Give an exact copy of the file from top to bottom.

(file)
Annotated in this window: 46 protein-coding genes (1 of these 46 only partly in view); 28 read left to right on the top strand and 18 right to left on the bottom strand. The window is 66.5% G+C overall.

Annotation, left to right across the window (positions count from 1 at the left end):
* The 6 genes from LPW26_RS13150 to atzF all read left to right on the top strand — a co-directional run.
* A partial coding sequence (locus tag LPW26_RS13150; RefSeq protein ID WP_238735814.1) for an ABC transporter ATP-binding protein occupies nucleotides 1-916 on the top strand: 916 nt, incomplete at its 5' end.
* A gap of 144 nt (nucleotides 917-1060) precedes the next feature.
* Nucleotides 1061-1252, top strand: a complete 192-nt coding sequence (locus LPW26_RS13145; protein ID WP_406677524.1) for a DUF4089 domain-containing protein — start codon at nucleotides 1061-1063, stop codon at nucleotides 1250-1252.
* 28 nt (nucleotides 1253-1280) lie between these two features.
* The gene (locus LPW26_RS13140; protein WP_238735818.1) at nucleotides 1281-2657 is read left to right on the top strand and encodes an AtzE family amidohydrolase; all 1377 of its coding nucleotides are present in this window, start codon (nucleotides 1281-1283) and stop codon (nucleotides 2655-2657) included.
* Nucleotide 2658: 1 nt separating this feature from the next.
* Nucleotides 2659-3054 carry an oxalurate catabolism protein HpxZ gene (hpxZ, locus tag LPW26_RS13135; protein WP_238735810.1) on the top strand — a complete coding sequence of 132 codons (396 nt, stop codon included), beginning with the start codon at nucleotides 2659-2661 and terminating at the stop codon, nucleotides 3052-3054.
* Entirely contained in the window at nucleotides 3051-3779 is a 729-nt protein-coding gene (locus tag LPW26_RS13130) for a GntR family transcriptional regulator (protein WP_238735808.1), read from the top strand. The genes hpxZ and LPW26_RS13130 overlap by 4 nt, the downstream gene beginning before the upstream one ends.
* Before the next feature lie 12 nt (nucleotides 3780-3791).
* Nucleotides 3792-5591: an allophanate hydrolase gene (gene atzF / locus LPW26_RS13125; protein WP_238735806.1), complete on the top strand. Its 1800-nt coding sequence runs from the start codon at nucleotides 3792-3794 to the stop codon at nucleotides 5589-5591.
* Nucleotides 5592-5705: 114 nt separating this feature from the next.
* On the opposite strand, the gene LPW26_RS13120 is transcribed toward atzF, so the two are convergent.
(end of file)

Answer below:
Annotated in this window: 46 protein-coding genes (1 of these 46 only partly in view); 28 read left to right on the top strand and 18 right to left on the bottom strand. The window is 66.5% G+C overall.

Annotation, left to right across the window (positions count from 1 at the left end):
* The 6 genes from LPW26_RS13150 to atzF all read left to right on the top strand — a co-directional run.
* A partial coding sequence (locus tag LPW26_RS13150; RefSeq protein ID WP_238735814.1) for an ABC transporter ATP-binding protein occupies nucleotides 1-916 on the top strand: 916 nt, incomplete at its 5' end.
* A gap of 144 nt (nucleotides 917-1060) precedes the next feature.
* Nucleotides 1061-1252, top strand: a complete 192-nt coding sequence (locus LPW26_RS13145; protein ID WP_406677524.1) for a DUF4089 domain-containing protein — start codon at nucleotides 1061-1063, stop codon at nucleotides 1250-1252.
* 28 nt (nucleotides 1253-1280) lie between these two features.
* The gene (locus LPW26_RS13140; protein WP_238735818.1) at nucleotides 1281-2657 is read left to right on the top strand and encodes an AtzE family amidohydrolase; all 1377 of its coding nucleotides are present in this window, start codon (nucleotides 1281-1283) and stop codon (nucleotides 2655-2657) included.
* Nucleotide 2658: 1 nt separating this feature from the next.
* Nucleotides 2659-3054 carry an oxalurate catabolism protein HpxZ gene (hpxZ, locus tag LPW26_RS13135; protein WP_238735810.1) on the top strand — a complete coding sequence of 132 codons (396 nt, stop codon included), beginning with the start codon at nucleotides 2659-2661 and terminating at the stop codon, nucleotides 3052-3054.
* Entirely contained in the window at nucleotides 3051-3779 is a 729-nt protein-coding gene (locus tag LPW26_RS13130) for a GntR family transcriptional regulator (protein WP_238735808.1), read from the top strand. The genes hpxZ and LPW26_RS13130 overlap by 4 nt, the downstream gene beginning before the upstream one ends.
* Before the next feature lie 12 nt (nucleotides 3780-3791).
* Nucleotides 3792-5591: an allophanate hydrolase gene (gene atzF / locus LPW26_RS13125; protein WP_238735806.1), complete on the top strand. Its 1800-nt coding sequence runs from the start codon at nucleotides 3792-3794 to the stop codon at nucleotides 5589-5591.
* Nucleotides 5592-5705: 114 nt separating this feature from the next.
* On the opposite strand, the gene LPW26_RS13120 is transcribed toward atzF, so the two are convergent.